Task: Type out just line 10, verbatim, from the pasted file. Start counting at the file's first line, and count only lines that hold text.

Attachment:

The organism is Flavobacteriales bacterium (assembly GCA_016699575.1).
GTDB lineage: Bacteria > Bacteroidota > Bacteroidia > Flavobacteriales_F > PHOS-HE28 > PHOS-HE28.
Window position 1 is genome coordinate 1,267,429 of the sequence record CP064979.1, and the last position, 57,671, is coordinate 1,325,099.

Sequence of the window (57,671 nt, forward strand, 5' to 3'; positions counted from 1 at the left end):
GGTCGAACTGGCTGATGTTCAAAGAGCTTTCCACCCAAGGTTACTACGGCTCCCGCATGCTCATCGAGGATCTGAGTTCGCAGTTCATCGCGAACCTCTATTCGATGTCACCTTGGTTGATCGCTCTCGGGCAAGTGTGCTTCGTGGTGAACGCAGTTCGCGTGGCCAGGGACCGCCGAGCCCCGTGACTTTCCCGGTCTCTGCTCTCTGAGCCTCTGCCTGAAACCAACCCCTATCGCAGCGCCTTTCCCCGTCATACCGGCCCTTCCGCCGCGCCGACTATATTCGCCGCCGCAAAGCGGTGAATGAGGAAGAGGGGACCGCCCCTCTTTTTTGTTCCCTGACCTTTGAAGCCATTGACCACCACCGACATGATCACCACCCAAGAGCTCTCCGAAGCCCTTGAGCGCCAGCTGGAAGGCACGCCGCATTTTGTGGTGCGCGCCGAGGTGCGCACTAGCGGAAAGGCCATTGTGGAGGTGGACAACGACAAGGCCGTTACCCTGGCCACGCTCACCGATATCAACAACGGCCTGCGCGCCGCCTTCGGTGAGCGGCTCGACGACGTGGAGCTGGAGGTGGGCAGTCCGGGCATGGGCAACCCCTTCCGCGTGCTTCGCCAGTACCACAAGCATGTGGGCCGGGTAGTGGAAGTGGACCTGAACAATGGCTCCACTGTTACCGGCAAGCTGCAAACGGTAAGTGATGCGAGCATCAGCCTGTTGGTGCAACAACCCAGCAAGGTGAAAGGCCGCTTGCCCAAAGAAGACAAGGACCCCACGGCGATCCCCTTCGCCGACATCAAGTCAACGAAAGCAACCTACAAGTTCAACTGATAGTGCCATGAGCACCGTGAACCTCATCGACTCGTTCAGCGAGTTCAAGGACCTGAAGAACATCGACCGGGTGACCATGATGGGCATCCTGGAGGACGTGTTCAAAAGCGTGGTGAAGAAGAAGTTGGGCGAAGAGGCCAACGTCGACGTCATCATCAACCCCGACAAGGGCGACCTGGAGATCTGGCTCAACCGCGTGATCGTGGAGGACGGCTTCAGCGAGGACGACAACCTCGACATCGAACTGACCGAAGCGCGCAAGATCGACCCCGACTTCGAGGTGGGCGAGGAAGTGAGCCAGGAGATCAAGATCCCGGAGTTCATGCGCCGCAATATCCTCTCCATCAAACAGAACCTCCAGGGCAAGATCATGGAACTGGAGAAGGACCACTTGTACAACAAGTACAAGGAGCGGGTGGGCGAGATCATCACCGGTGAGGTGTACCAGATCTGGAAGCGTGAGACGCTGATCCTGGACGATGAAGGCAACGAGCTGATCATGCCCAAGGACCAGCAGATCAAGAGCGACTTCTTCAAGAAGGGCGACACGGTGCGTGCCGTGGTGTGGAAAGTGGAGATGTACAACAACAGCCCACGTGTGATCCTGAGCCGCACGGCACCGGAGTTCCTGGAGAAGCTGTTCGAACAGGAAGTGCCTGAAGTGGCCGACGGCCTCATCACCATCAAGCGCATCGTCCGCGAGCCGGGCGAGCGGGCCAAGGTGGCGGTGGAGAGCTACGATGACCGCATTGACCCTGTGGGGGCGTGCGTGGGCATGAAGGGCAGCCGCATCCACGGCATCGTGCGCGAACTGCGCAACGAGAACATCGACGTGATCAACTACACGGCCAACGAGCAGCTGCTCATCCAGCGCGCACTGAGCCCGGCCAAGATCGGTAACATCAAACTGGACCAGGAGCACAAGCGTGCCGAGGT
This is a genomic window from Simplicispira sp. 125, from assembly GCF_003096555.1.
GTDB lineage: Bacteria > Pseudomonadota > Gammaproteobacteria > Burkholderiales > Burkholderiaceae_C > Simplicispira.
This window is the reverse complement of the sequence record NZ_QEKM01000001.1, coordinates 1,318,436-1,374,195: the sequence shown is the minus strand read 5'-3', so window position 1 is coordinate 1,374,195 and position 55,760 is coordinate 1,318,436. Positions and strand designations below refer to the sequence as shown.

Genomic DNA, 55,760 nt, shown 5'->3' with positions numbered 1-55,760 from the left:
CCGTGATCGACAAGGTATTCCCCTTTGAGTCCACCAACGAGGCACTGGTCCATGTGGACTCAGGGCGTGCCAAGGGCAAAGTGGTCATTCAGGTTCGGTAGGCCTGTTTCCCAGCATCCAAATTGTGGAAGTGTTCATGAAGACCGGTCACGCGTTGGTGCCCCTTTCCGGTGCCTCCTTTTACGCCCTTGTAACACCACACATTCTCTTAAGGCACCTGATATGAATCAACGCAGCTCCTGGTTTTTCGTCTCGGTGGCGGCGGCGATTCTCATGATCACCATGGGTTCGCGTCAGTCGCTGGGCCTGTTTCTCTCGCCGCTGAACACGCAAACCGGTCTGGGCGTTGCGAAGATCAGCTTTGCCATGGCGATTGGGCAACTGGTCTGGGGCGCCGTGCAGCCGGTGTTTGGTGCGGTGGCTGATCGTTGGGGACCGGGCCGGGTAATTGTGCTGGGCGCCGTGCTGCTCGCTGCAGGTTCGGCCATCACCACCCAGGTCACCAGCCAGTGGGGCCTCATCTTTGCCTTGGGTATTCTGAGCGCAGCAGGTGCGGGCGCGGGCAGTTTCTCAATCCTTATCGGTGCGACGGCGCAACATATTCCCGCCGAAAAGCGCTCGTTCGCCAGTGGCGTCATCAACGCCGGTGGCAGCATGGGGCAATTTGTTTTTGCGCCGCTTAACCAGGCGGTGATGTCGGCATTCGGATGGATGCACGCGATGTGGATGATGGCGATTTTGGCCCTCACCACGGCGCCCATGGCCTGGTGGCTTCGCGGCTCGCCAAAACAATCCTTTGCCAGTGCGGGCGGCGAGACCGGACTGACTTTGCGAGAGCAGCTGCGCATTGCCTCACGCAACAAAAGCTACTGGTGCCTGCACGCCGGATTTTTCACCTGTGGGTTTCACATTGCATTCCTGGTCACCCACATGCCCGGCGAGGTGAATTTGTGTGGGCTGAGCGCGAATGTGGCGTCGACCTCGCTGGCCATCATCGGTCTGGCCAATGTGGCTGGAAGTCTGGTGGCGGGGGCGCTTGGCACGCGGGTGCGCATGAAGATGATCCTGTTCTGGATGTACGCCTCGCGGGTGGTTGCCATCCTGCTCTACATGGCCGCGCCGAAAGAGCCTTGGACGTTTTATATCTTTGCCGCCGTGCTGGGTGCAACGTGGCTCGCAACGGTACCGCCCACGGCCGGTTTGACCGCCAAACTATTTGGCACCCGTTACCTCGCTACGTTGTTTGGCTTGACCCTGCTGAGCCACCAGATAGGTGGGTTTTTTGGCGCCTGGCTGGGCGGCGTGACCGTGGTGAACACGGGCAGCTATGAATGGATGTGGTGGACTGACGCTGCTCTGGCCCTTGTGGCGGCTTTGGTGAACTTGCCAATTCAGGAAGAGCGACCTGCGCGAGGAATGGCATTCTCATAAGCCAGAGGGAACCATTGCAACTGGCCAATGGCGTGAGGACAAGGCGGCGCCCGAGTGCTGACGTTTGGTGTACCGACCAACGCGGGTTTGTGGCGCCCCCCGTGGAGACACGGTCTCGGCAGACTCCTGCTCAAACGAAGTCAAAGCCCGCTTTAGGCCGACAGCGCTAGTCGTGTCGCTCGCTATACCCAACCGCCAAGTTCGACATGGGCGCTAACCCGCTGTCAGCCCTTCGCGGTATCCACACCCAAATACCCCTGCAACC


CCGTGATCGACAAGGTATTCCCCTTTGAGTCCACCAACGAGGCACTGGTCCATGTGGACTCAGGGCGTGCCAAGGGCAAAGTGGTCATTCAGGTTCGGTAGGCCTGTTTCCCAGCATCCAAATTGTGGAAGTGTTCATGAAGACCGGTCACGCGTTGGTGCCCCTTTCCGGTGCCTCCTTTTACGCCCTTGTAACACCACACATTCTCTTAAGGCACCTGATATGAATCAACGCAGCTCCTGGTTTTTCGTCTCGGTGGCGGCGGCGATTCTCATGATCACCATGGGTTCGCGTCAGTCGCTGGGCCTGTTTCTCTCGCCGCTGAACACGCAAACCGGTCTGGGCGTTGCGAAGATCAGCTTTGCCATGGCGATTGGGCAACTGGTCTGGGGCGCCGTGCAGCCGGTGTTTGGTGCGGTGGCTGATCGTTGGGGACCGGGCCGGGTAATTGTGCTGGGCGCCGTGCTGCTCGCTGCAGGTTCGGCCATCACCACCCAGGTCACCAGCCAGTGGGGCCTCATCTTTGCCTTGGGTATTCTGAGCGCAGCAGGTGCGGGCGCGGGCAGTTTCTCAATCCTTATCGGTGCGACGGCGCAACATATTCCCGCCGAAAAGCGCTCGTTCGCCAGTGGCGTCATCAACGCCGGTGGCAGCATGGGGCAATTTGTTTTTGCGCCGCTTAACCAGGCGGTGATGTCGGCATTCGGATGGATGCACGCGATGTGGATGATGGCGATTTTGGCCCTCACCACGGCGCCCATGGCCTGGTGGCTTCGCGGCTCGCCAAAACAATCCTTTGCCAGTGCGGGCGGCGAGACCGGACTGACTTTGCGAGAGCAGCTGCGCATTGCCTCACGCAACAAAAGCTACTGGTGCCTGCACGCCGGATTTTTCACCTGTGGGTTTCACATTGCATTCCTGGTCACCCACATGCCCGGCGAGGTGAATTTGTGTGGGCTGAGCGCGAATGTGGCGTCGACCTCGCTGGCCATCATCGGTCTGGCCAATGTGGCTGGAAGTCTGGTGGCGGGGGCGCTTGGCACGCGGGTGCGCATGAAGATGATCCTGTTCTGGATGTACGCCTCGCGGGTGGTTGCCATCCTGCTCTACATGGCCGCGCCGAAAGAGCCTTGGACGTTTTATATCTTTGCCGCCGTGCTGGGTGCAACGTGGCTCGCAACGGTACCGCCCACGGCCGGTTTGACCGCCAAACTATTTGGCACCCGTTACCTCGCTACGTTGTTTGGCTTGACCCTGCTGAGCCACCAGATAGGTGGGTTTTTTGGCGCCTGGCTGGGCGGCGTGACCGTGGTGAACACGGGCAGCTATGAATGGATGTGGTGGACTGACGCTGCTCTGGCCCTTGTGGCGGCTTTGGTGAACTTGCCAATTCAGGAAGAGCGACCTGCGCGAGGAATGGCATTCTCATAAGCCAGAGGGAACCATTGCAACTGGCCAATGGCGTGAGGACAAGGCGGCGCCCGAGTGCTGACGTTTGGTGTACCGACCAACGCGGGTTTGTGGCGCCCCCCGTGGAGACACGGTCTCGGCAGACTCCTGCTCAAACGAAGTCAAAGCCCGCTTTAGGCCGACAGCGCTAGTCGTGTCGCTCGCTATACCCAACCGCCAAGTTCGACATGGGCGCTAACCCGCTGTCAGCCCTTCGCGGTATCCACACCCAAATACCCCTGCAACC